I understand that the Zero W USB port has just the power lines connected to all the power on the board (+5V and GND). I also understand that you can use something like Adafruit PowerBoost 1000C to power by connecting to those rails (e.g. using PP1 for +5V and PP6 for GND).

In that case, the PowerBoost would have a lipo battery, and you'd plug your power cable into its USB port (not the Zero W's USB port), and power would be intelligently distributed between the battery and the Pi.

The problem with that approach is instead of using the Pi's USB power port, I have to use the PowerBoost's power USB port. My desire is, because the Pi has all its jacks secure in a row, I'd like to use them as is.

My thought is:

  1. CUT the connection between the Pi's USB power port and its power rails.
  2. INSTEAD re-route the Pi's USB power port to input to the PowerBoost.
  3. Connect the PowerBoost output to the Pi's PP1/PP6 (fairly typical).

My question is whether this is possible and the best way to go about it.

I think in the worst case, the USB power jack could be removed from the Pi and reconnected so it's not touching the solder pads, then +5V wired from it to the PowerBoost. Would it be a problem if the GND is shared though?

Or, are there some traces I can cut to remove the Pi's power from USB power jack, without desoldering the USB power jack? Is there anywhere I can get a board layout of the traces to see where they go?

Finally, has anyone done something like this before? I know it's easier to just use the PowerBoost separately, but I'd really like to re-use the Pi's power jack if at all possible, as it's a cleaner solution if it can be achieved.

  • AFAIK it will go through tiny traces on the board, and I havent found any schematics of which ones (though they will be the ones obviously leaving the connector). So it would likely be possible with precision equipment and magnifying glass! – Wilf Feb 11 '18 at 21:22
  • I should mention I really dug into where the traces are and never did manage to cut them. The Pi still works. I'm not sure how much deeper to cut. A board file (showing trace layout) would really come in handy. (Or an x-ray...) – mlepage Oct 7 '18 at 22:16
  • Why not simply solder or otherwise attach a micro usb male connector to the powerboost and connect it to the existing USB Power Jack? Then when the battery pack is removed, you can still use the USB power. You can cut the trace immediately at the connector with a sharp scalpel, but since as you point out, it only uses power line, you may as well just remove it, reuse it, or block it from being used (or break it). – crasic Feb 19 at 5:52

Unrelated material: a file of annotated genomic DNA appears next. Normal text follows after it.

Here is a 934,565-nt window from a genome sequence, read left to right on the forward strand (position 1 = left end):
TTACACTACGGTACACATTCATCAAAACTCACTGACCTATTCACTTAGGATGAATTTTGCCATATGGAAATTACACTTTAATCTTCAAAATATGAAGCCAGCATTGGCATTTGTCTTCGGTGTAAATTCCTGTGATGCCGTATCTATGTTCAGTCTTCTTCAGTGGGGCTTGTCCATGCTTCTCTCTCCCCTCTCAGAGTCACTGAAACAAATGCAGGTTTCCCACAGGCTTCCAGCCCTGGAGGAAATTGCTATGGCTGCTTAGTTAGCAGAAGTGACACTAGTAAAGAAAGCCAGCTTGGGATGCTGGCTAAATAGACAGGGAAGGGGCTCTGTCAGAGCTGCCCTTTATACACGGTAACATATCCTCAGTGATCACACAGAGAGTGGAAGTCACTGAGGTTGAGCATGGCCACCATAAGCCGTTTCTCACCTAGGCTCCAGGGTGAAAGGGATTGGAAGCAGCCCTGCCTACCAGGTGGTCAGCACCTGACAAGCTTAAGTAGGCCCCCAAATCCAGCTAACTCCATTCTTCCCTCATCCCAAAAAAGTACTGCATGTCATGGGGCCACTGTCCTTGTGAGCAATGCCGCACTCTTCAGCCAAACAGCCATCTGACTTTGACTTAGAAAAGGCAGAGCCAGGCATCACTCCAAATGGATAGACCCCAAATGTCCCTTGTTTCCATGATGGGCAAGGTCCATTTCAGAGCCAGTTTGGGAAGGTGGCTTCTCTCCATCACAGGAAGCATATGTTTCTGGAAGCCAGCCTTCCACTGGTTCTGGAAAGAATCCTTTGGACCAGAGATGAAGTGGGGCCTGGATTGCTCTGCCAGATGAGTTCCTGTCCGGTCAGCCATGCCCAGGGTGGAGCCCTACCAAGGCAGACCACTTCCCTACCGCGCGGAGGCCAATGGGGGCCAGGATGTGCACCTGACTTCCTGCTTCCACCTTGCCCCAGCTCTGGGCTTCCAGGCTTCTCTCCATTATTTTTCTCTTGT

Hmm, honestly, your question is a little difficult to understand (there are a lot of "bits", but I'm thinking:

You want to use your power supply plugged into the Pi0 power connector, without actually powering the Pi, but powering the 1000c instead. In other words, you want to plug the power supply into the Pi0's power connector, but use the UPS.

I'm not sure how your plan is "cleaner"?

Yes, the 0V can be common, definately!

Looking at my Pi0, there are no accessible tracks on the top or botton layer of the PCB.

BTW, I once unintentionally powered up my Pi0 via the USB host port.

          ******* HIGHLY NOT (!) RECOMMENDED *******

But... As you mentioned, you could desolder the micro-USB Power socket, run a 5V wire from the socket to the UPS (1000C - I want one!) and run a wire from the UPS's 5V2 output to the Pi0's 5V input power connector pad.

Put a tiny piece of electrical tape (Kapton tape or a thin piece of plastic would be better) between the connector and the solder pads.

Sort out the 0V somehow.

Solder and/or glue the connector shield back on.

But why do you want to use that single position on the Pi0 to power the UPS so desperately???

It is too risky, IMO. PLEASE don't attemp it!!!

          ******* HIGHLY NOT (!) RECOMMENDED *******
  • Simply, the reason is to re-use the form factor of the row of connections of the Pi in another larger case. It's true I could try to put the USB port for the UPS elsewhere, if there was room, but there isn't, and even then I'd have to prohibit the user from using the Pi's USB. – mlepage Oct 7 '18 at 22:15
  • Let us know how you go, please. – electron1979 Oct 7 '18 at 22:56

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